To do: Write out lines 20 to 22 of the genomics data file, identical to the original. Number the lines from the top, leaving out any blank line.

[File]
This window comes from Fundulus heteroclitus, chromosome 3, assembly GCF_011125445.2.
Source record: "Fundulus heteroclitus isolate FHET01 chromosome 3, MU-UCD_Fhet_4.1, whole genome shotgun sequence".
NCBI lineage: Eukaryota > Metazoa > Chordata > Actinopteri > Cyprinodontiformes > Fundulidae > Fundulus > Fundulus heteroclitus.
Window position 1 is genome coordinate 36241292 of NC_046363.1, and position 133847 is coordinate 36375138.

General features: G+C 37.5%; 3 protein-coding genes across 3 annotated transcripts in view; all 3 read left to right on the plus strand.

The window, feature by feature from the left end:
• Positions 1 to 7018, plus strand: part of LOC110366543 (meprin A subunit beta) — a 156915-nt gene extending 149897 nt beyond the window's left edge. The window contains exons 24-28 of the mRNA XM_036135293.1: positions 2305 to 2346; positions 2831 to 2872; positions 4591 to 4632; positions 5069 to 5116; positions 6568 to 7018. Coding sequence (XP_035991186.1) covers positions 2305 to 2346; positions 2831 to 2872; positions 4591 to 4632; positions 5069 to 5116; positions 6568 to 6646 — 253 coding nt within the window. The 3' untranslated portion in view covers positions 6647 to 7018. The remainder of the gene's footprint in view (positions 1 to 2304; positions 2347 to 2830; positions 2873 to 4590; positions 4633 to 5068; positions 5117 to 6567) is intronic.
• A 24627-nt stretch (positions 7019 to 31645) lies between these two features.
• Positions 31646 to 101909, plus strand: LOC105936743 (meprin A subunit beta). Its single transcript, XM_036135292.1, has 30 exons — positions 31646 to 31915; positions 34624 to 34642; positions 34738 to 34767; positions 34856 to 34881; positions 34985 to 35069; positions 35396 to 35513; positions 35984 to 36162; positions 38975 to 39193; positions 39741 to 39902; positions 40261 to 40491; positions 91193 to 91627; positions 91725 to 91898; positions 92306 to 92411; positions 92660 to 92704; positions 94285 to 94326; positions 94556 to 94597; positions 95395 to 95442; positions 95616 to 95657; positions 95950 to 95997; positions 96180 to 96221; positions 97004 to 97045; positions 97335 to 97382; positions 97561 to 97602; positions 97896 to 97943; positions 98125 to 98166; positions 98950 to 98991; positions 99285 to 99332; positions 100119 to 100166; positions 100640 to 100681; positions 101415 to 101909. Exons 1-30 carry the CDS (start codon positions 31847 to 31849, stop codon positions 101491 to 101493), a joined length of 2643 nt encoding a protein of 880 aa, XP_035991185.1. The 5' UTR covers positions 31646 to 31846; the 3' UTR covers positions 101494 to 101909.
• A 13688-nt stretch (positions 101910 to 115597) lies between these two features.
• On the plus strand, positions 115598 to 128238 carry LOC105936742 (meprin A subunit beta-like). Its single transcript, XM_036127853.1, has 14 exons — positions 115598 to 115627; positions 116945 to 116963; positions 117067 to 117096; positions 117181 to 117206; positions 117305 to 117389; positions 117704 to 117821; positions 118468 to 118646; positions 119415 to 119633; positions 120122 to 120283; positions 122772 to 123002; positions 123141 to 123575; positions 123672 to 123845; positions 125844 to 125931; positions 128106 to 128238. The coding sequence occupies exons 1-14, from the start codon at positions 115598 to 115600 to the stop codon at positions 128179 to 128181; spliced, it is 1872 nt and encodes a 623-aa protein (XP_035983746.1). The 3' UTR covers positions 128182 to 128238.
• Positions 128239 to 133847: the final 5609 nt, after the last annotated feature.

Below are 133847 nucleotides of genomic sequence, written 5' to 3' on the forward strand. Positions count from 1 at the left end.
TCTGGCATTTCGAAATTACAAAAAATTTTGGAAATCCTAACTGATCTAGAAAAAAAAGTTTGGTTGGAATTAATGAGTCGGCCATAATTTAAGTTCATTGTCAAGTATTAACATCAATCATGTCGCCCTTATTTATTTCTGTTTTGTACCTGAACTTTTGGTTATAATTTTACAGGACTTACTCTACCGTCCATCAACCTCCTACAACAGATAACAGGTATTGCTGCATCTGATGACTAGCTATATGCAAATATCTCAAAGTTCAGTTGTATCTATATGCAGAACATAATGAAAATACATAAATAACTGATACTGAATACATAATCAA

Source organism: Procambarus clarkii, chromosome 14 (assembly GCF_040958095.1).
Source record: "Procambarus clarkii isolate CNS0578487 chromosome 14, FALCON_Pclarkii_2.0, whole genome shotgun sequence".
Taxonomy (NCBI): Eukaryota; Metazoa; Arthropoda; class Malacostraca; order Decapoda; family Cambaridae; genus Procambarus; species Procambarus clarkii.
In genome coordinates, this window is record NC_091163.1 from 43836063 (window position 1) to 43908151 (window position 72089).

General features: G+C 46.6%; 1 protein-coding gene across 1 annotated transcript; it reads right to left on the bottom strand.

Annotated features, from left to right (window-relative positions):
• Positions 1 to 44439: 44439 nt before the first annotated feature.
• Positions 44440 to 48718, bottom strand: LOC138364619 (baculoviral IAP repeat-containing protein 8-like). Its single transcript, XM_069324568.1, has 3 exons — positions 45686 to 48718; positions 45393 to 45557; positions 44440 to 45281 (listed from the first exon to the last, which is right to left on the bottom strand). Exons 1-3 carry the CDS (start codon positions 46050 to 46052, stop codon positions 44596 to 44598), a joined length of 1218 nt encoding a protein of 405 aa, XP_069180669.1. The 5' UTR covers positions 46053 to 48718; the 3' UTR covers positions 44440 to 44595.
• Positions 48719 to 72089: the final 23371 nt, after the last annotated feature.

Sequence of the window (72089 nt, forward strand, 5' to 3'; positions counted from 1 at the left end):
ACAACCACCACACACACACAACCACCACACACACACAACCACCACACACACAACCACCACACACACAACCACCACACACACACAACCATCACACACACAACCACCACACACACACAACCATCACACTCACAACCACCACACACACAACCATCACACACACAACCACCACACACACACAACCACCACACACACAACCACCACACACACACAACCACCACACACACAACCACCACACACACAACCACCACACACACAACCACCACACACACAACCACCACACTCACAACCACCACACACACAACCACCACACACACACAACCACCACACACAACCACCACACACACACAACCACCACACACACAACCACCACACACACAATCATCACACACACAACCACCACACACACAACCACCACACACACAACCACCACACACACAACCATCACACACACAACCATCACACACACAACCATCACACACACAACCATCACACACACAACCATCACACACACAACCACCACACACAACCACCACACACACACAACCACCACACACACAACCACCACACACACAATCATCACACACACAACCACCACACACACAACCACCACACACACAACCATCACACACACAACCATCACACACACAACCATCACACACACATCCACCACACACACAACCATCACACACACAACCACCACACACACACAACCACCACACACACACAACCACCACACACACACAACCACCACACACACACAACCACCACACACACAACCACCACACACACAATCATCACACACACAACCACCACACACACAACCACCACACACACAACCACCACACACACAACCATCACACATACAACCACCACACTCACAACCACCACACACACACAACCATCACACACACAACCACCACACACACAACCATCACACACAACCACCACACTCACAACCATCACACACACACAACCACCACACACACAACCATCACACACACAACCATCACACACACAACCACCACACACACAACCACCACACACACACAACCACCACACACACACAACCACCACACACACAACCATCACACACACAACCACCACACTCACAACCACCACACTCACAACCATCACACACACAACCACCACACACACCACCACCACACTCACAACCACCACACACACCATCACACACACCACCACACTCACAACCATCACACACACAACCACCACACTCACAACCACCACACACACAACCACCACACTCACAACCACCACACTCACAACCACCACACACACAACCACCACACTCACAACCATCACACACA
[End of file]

Annotated features, from left to right (window-relative positions):
• Positions 1 to 44439: 44439 nt before the first annotated feature.
• Positions 44440 to 48718, bottom strand: LOC138364619 (baculoviral IAP repeat-containing protein 8-like). Its single transcript, XM_069324568.1, has 3 exons — positions 45686 to 48718; positions 45393 to 45557; positions 44440 to 45281 (listed from the first exon to the last, which is right to left on the bottom strand). Exons 1-3 carry the CDS (start codon positions 46050 to 46052, stop codon positions 44596 to 44598), a joined length of 1218 nt encoding a protein of 405 aa, XP_069180669.1. The 5' UTR covers positions 46053 to 48718; the 3' UTR covers positions 44440 to 44595.